Rated 4.0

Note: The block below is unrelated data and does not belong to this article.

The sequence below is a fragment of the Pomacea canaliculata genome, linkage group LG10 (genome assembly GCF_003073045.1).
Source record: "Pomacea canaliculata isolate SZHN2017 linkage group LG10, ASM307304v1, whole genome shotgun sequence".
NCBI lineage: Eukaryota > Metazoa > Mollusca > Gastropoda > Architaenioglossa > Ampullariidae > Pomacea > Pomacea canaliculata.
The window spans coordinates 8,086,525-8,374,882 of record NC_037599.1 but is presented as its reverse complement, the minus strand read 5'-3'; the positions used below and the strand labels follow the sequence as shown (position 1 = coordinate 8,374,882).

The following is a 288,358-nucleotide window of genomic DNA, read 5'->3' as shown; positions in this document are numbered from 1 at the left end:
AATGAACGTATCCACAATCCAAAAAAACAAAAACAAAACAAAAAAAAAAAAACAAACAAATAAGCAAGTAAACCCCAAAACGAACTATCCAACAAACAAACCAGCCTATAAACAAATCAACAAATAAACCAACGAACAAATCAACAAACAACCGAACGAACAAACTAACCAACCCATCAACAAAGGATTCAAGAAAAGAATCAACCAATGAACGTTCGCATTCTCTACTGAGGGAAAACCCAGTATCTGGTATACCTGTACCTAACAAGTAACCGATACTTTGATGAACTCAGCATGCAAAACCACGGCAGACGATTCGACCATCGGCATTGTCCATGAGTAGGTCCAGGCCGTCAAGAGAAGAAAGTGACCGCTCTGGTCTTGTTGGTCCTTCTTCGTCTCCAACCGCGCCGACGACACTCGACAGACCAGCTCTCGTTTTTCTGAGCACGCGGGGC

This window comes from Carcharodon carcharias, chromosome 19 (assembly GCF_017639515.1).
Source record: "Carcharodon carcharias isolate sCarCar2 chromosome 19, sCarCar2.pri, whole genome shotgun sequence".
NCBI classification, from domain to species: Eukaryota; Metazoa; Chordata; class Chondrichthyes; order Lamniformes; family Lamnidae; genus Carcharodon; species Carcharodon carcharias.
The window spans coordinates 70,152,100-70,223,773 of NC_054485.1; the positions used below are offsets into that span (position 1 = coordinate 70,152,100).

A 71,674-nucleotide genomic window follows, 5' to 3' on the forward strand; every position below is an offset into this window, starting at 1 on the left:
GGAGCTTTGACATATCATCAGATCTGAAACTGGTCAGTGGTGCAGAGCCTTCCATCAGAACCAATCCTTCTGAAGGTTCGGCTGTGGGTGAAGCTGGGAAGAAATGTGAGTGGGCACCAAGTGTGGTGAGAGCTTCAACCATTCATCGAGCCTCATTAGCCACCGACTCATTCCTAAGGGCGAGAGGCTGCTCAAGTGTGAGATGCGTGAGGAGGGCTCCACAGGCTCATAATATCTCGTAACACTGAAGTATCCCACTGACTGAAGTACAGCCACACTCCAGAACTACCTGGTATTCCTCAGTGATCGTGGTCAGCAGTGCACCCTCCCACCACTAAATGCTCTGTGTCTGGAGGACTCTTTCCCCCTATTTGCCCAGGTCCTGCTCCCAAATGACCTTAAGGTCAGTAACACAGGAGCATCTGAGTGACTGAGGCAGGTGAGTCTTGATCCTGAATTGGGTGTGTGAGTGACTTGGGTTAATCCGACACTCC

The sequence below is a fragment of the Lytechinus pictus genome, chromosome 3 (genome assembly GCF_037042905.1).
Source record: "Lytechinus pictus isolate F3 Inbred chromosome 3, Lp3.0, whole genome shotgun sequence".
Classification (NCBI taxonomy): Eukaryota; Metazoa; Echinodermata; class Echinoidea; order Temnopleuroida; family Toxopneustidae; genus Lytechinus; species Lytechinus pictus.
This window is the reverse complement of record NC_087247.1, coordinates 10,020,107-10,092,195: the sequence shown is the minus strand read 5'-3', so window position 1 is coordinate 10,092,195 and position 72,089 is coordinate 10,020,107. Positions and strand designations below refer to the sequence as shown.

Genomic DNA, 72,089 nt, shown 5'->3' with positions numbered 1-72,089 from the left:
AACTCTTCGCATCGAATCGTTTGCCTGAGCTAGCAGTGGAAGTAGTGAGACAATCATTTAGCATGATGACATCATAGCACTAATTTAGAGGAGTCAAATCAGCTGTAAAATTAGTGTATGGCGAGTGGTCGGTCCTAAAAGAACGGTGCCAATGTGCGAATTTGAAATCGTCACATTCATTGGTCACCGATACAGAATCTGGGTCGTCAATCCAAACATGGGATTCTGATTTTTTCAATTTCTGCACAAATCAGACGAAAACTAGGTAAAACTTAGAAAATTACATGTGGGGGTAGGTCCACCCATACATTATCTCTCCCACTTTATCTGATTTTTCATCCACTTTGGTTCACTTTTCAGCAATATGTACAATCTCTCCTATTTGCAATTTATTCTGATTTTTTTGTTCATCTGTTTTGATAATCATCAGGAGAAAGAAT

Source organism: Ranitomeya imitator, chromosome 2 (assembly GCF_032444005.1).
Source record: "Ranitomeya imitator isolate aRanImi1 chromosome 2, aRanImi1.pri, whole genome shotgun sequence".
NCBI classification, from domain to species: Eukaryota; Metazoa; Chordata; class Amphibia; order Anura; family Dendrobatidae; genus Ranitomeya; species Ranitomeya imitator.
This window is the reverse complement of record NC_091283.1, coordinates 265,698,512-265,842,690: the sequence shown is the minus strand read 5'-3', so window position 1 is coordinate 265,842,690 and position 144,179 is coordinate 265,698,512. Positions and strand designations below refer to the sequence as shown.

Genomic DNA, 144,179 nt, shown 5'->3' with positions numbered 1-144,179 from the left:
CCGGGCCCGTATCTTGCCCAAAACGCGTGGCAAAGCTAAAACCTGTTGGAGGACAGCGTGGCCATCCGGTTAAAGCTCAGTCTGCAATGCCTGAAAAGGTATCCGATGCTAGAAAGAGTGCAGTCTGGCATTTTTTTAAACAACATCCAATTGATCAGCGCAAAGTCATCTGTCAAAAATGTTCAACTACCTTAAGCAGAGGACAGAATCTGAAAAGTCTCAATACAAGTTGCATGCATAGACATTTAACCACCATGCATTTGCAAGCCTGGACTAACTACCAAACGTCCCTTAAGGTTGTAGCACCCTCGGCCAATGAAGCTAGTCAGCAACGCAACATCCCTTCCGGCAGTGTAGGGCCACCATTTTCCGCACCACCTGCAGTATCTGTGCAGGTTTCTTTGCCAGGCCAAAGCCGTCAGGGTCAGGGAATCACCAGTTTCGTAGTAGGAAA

Part of what’s both deceptive and intriguing in Atonement is a matter of historical sprawl—the story’s major phases occur on a lush English estate in 1935, when the key characters are early teens and very young adults, and in 1939-40, when all of them are swept up in the early stages of World War II and in the gloom of the Allied retreat at Dunkirk, in particular. Reassessment and conflicting vantage points are recurring elements of the tale, most centrally with the ominously impressionable Briony, who is 13 in 1935 and already showing a flair for dramatic fiction and authorship. But the more conspicuous part of the film plays out as a fitfully convoluted mixture of love story and war epic, with Briony’s older sister Cecelia (Keira Knightley) and handsome, talented Robbie (Joe McAvoy), the son of the family’s cleaning woman, as doggedly heroic figures enduring trials and tribulations both large and small.